On the last day of our autumn field season, we released 3250 of the nationally endangered Murray hardyhead into Rocky Gully, a Lower Murray floodplain wetland where the species once thrived. In South Australia, this small-bodied and salt tolerant species is considered critically endangered surviving as fragmented populations in the Lower Lakes (including Lake Alexandrina and Albert) and the Riverland sections of the Murray River. The regional persistence of the species was tested during the millennium drought as critical habitat, including floodplain wetlands such as Rocky Gully, become disconnected and deteriorated. As the drought ended and water availability improved, the species has shown partial recovery. Presently, the Riverland populations are going well (more details here) and populations in the Lake Alexandrina have increased, aided by the release of fish into former habitats through a collaboration with SARDI (more details here). Yet, after the return of the species initially in Rocky Gully, it has not been recorded over the last three years, prompting the present releases, which will be followed up in spring this year with fish monitoring (and further reintroductions, if necessary). In spring, we also planning on reintroduction into Lake Albert as the species is yet to return to this expansive and important habitat following the drought.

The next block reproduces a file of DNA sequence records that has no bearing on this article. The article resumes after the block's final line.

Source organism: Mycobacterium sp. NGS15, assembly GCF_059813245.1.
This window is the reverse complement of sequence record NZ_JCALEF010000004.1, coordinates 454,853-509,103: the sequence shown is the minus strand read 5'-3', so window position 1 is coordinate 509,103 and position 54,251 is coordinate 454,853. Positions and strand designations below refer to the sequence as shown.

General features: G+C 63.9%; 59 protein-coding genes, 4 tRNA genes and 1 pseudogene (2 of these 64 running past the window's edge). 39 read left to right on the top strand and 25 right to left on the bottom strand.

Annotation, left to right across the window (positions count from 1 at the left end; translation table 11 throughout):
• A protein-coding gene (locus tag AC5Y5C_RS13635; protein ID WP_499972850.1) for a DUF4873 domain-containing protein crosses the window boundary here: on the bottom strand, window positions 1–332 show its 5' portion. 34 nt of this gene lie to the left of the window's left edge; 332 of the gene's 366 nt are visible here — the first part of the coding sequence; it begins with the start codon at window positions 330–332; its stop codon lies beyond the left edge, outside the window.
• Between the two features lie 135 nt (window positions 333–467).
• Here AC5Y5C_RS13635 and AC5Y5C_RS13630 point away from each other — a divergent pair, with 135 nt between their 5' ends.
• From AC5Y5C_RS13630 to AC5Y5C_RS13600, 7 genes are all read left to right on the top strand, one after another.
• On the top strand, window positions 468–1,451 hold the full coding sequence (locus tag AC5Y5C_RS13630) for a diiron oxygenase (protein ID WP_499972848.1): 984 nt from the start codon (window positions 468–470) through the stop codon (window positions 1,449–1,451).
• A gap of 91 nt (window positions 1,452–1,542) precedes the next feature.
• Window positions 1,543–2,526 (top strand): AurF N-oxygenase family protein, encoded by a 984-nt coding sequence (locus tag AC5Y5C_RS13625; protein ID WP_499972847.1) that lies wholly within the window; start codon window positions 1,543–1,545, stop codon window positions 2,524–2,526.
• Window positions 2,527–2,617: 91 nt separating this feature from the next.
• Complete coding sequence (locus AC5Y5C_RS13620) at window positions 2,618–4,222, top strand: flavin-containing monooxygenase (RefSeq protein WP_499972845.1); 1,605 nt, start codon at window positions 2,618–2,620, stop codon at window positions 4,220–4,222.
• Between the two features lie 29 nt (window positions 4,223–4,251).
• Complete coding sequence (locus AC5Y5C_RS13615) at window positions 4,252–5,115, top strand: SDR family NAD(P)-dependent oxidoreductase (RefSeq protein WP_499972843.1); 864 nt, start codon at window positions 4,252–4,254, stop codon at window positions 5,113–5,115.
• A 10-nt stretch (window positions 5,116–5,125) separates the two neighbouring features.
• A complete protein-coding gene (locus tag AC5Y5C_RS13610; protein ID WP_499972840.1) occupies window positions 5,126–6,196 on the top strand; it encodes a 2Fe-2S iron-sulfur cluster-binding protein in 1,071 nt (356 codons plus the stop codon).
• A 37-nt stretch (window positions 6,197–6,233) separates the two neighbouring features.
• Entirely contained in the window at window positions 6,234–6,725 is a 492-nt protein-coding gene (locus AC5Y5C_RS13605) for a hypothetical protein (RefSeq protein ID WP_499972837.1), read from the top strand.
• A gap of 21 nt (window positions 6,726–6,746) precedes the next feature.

The released fish were sourced from a surrogate dam near Tungkillo, which represents an important safeguard for the species (more details here). Special thanks to Kate Mason (@nrsamdb), the surrogate dam landowners and all involved in the conservation of the species.